Originally Posted by Uptowngirl
I think if most architects I know had their way here in New Orleans every new building would generally, be modernist structures. Of course I live in a town characterized by the push of the spirit of avant guarde artists and architects, and the pull of historist and traditionalist architects, arts and preservationists.
i was hesitant to add further posts to this thread. it's going off-topic from a more straightforward discussion of architectural theory and segueing into urban renewal, and developer power vs. the rights of the existing inhabitants.
you think avant garde artists and architects will build their wacky structures in new orleans? that's just not the way things work. architects may WANT to build a certain way, but architects don't wield much of a say. you don't like the stylistic preferences of architects? you're in luck. 99% of what's built in north america conforms to the prevailing styles. in this era, it's all about neo-historicist styles. there's no real debate about architectural style
. thus you may wonder why there's been so much noise? why have stories about wacky avant garde architects dressed in all-black with their intellectual snobbery and aesthetically questionable designs gotten people lathered up in a fury?
the debate about architectural style is a diversion. post-katrina new orleans is more about a power grab between the developer community and new orleans' formerly displaced residents
. the development community wants many of the flood damaged areas to be razed and developed into a gentrified area, whereas the original residents of these areas want to restore and continue to live in their neighborhoods.
the big money in the real estate industry comes from increases in the price of land. in the 50s and 60s, developers reaped big profits from the suburbanization movement. previously dirt cheap greenfield land was transformed into middle class tract housing. in the new millennium, downtown is now seen as having profit potential. after katrina, the developer community saw an opportunity to transform the flood-damaged, working class areas of new orleans into a high profit redevelopment project. the developer community's hatchet man, andres duany may emphasize aesthetically pleasing charrettes, but he downplays the plan's lowered density, compromised public transit (public transit is often seen as an enabler of the poorer classes), and a displacement of the original inhabitants.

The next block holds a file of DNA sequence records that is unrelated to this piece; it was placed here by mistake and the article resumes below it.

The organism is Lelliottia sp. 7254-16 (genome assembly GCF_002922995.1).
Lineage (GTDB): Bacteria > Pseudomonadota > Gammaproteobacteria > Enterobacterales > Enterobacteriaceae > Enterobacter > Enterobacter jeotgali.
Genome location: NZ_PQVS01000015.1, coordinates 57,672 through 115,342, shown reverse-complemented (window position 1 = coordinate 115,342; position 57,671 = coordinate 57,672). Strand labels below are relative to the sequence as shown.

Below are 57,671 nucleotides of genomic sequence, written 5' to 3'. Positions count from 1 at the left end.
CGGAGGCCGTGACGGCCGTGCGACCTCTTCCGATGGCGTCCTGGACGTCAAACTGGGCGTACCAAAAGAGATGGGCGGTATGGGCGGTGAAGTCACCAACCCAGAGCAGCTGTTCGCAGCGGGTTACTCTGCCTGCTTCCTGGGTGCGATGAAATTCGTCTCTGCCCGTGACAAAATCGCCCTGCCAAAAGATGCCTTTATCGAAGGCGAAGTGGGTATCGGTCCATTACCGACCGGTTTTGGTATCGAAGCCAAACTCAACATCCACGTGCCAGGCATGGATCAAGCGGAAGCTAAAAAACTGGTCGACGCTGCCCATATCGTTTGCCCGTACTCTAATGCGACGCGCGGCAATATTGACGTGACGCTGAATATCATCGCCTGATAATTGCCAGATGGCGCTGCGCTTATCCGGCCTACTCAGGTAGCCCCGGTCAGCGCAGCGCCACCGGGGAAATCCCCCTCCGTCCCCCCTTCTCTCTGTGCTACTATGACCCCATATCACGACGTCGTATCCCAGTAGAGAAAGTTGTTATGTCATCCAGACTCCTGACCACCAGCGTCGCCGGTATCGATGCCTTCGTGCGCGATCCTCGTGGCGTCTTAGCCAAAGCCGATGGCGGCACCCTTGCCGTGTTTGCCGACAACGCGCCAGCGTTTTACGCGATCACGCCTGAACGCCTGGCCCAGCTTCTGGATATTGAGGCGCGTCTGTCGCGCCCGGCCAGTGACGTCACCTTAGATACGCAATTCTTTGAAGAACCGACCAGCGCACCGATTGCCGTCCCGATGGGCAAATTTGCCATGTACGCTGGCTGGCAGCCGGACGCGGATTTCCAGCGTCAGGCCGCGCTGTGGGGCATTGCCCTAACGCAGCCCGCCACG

the redevelopment of new orleans has many parallels with the urban redevelopment projects of the postwar era. back then, socioeconomically disadvantaged inner-city minority areas were demolished to make room for highways. these highways were needed to connect the then-new suburban areas to downtown. it was justified in the name of modernism. the various periodicals covering 1950s-60s urban renewal projects presented it as a battle between the forces of modern progress vs. some ungrateful luddite 'coloreds'. when we now view those events through the lens of history, we see the needless destruction of functioning areas and how it was really motivated by developer profits.
in present-day new orleans, inexpensive inner-city areas are targeted for demolition, ostensibly to be replaced by more beautiful, 'historic' architecture. but in the end, it's just a newer twist on an old story. the existing community is to be razed, the land parcels redeveloped, and the developers make money. back then, destruction was in the name of modern progress. this time, it's destruction for the sake of historicist architecture. but... it's really about the money.
if you're interested in the plight of new orleans, you should chat with some of the affected residents, or talk to some civil rights lawyers, or read some of the non-mainstream news outlets(i.e. the ones that aren't issuing PR releases under the guise of news).